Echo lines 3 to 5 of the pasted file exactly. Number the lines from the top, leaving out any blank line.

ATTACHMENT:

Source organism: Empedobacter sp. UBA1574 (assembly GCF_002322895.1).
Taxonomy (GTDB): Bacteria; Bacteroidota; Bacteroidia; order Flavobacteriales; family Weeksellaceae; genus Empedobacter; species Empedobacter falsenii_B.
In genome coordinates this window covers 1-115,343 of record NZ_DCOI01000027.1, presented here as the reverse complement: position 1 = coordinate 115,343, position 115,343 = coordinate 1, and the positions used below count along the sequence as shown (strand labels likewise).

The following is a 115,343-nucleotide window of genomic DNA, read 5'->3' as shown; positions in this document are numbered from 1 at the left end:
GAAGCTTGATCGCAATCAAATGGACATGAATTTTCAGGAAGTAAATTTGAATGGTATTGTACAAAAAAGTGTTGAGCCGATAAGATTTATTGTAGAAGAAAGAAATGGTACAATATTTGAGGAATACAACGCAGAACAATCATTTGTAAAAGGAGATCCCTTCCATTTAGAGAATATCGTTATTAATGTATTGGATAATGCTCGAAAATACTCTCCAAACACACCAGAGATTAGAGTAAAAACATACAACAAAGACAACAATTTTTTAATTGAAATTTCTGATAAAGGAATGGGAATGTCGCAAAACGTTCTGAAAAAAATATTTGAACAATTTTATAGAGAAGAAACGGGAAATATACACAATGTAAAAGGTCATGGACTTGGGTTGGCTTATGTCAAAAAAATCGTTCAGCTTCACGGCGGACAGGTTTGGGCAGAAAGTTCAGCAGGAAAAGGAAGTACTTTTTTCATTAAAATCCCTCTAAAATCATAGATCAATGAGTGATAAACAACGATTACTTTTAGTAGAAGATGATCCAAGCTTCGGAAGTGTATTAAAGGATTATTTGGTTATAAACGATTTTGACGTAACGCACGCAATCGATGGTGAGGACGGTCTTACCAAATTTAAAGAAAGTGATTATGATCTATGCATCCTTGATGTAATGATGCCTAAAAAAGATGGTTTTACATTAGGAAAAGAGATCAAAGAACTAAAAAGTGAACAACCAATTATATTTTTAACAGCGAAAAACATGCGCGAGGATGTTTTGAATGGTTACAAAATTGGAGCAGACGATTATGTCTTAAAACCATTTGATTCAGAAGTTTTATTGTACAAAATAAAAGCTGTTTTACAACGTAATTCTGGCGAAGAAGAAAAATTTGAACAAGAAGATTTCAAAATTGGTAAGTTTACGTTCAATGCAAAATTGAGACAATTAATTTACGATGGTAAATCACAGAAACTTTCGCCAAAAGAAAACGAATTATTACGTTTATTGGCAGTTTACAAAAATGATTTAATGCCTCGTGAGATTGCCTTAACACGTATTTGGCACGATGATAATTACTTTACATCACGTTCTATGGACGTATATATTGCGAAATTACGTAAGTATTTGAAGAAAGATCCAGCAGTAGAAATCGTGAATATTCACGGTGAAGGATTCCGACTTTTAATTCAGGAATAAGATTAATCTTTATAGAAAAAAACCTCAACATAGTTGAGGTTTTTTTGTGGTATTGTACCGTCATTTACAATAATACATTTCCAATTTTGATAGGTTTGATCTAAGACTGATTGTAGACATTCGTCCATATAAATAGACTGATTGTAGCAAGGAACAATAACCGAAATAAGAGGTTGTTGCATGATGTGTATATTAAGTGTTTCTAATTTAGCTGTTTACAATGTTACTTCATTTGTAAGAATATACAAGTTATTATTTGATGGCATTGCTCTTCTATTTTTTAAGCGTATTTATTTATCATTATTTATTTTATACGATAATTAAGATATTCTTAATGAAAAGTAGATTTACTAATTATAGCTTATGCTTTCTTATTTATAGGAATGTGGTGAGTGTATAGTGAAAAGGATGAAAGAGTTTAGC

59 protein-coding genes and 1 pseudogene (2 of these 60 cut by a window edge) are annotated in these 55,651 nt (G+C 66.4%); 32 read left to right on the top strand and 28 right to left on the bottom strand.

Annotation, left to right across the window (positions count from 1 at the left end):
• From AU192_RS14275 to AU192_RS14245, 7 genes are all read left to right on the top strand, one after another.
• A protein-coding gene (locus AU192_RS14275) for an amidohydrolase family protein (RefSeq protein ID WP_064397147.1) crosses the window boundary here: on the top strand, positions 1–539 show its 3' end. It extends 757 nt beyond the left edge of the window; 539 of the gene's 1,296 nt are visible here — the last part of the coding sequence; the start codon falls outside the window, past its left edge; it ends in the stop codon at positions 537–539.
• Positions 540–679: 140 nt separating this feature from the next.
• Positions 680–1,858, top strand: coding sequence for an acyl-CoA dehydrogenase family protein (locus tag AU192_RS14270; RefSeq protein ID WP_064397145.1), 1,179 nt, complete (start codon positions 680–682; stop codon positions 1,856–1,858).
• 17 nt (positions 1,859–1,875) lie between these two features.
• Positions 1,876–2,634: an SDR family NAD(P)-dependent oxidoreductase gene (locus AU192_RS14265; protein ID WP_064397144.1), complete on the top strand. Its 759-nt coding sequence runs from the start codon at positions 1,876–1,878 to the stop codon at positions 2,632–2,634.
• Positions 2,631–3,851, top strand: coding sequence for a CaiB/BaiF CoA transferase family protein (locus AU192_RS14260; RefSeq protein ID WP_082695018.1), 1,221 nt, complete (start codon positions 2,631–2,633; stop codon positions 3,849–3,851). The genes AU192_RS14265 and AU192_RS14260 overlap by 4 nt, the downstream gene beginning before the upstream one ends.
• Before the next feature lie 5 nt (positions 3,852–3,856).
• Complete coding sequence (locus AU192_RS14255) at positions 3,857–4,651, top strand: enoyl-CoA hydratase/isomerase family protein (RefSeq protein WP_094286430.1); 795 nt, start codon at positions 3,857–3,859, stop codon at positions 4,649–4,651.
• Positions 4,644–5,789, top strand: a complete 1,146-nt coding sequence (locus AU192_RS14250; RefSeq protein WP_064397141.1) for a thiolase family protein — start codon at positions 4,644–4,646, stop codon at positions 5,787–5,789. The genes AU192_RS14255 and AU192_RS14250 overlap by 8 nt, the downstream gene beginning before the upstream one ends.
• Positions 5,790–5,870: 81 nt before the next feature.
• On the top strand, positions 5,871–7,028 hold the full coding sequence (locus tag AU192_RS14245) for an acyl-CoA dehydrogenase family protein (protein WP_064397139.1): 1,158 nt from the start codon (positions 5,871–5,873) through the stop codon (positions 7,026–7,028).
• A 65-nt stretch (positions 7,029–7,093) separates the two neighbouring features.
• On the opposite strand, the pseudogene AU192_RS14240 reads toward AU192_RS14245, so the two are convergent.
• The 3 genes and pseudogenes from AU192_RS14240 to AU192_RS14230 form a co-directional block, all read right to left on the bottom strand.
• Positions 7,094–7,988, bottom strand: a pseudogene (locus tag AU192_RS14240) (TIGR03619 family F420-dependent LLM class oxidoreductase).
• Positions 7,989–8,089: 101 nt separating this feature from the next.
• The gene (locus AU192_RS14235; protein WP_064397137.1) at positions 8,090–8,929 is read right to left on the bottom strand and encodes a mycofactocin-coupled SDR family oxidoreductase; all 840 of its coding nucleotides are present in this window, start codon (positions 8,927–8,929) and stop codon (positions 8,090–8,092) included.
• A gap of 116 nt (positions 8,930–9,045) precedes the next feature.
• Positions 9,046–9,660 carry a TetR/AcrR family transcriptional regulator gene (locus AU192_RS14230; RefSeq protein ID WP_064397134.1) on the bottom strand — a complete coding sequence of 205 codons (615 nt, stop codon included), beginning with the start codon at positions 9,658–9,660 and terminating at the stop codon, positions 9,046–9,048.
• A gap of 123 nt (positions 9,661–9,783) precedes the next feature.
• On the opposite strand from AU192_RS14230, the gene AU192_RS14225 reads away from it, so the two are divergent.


In genome coordinates this window covers 1-115,343 of record NZ_DCOI01000027.1, presented here as the reverse complement: position 1 = coordinate 115,343, position 115,343 = coordinate 1, and the positions used below count along the sequence as shown (strand labels likewise).

The following is a 115,343-nucleotide window of genomic DNA, read 5'->3' as shown; positions in this document are numbered from 1 at the left end:
GAAGCTTGATCGCAATCAAATGGACATGAATTTTCAGGAAGTAAATTTGAATGGTATTGTACAAAAAAGTGTTGAGCCGATAAGATTTATTGTAGAAGAAAGAAATGGTACAATATTTGAGGAATACAACGCAGAACAATCATTTGTAAAAGGAGATCCCTTCCATTTAGAGAATATCGTTATTAATGTATTGGATAATGCTCGAAAATACTCTCCAAACACACCAGAGATTAGAGTAAAAACATACAACAAAGACAACAATTTTTTAATTGAAATTTCTGATAAAGGAATGGGAATGTCGCAAAACGTTCTGAAAAAAATATTTGAACAATTTTATAGAGAAGAAACGGGAAATATACACAATGTAAAAGGTCATGGACTTGGGTTGGCTTATGTCAAAAAAATCGTTCAGCTTCACGGCGGACAGGTTTGGGCAGAAAGTTCAGCAGGAAAAGGAAGTACTTTTTTCATTAAAATCCCTCTAAAATCATAGATCAATGAGTGATAAACAACGATTACTTTTAGTAGAAGATGATCCAAGCTTCGGAAGTGTATTAAAGGATTATTTGGTTATAAACGATTTTGACGTAACGCACGCAATCGATGGTGAGGACGGTCTTACCAAATTTAAAGAAAGTGATTATGATCTATGCATCCTTGATGTAATGATGCCTAAAAAAGATGGTTTTACATTAGGAAAAGAGATCAAAGAACTAAAAAGTGAACAACCAATTATATTTTTAACAGCGAAAAACATGCGCGAGGATGTTTTGAATGGTTACAAAATTGGAGCAGACGATTATGTCTTAAAACCATTTGATTCAGAAGTTTTATTGTACAAAATAAAAGCTGTTTTACAACGTAATTCTGGCGAAGAAGAAAAATTTGAACAAGAAGATTTCAAAATTGGTAAGTTTACGTTCAATGCAAAATTGAGACAATTAATTTACGATGGTAAATCACAGAAACTTTCGCCAAAAGAAAACGAATTATTACGTTTATTGGCAGTTTACAAAAATGATTTAATGCCTCGTGAGATTGCCTTAACACGTATTTGGCACGATGATAATTACTTTACATCACGTTCTATGGACGTATATATTGCGAAATTACGTAAGTATTTGAAGAAAGATCCAGCAGTAGAAATCGTGAATATTCACGGTGAAGGATTCCGACTTTTAATTCAGGAATAAGATTAATCTTTATAGAAAAAAACCTCAACATAGTTGAGGTTTTTTTGTGGTATTGTACCGTCATTTACAATAATACATTTCCAATTTTGATAGGTTTGATCTAAGACTGATTGTAGACATTCGTCCATATAAATAGACTGATTGTAGCAAGGAACAATAACCGAAATAAGAGGTTGTTGCATGATGTGTATATTAAGTGTTTCTAATTTAGCTGTTTACAATGTTACTTCATTTGTAAGAATATACAAGTTATTATTTGATGGCATTGCTCTTCTATTTTTTAAGCGTATTTATTTATCATTATTTATTTTATACGATAATTAAGATATTCTTAATGAAAAGTAGATTTACTAATTATAGCTTATGCTTTCTTATTTATAGGAATGTGGTGAGTGTATAGTGAAAAGGATGAAAGAGTTTAGC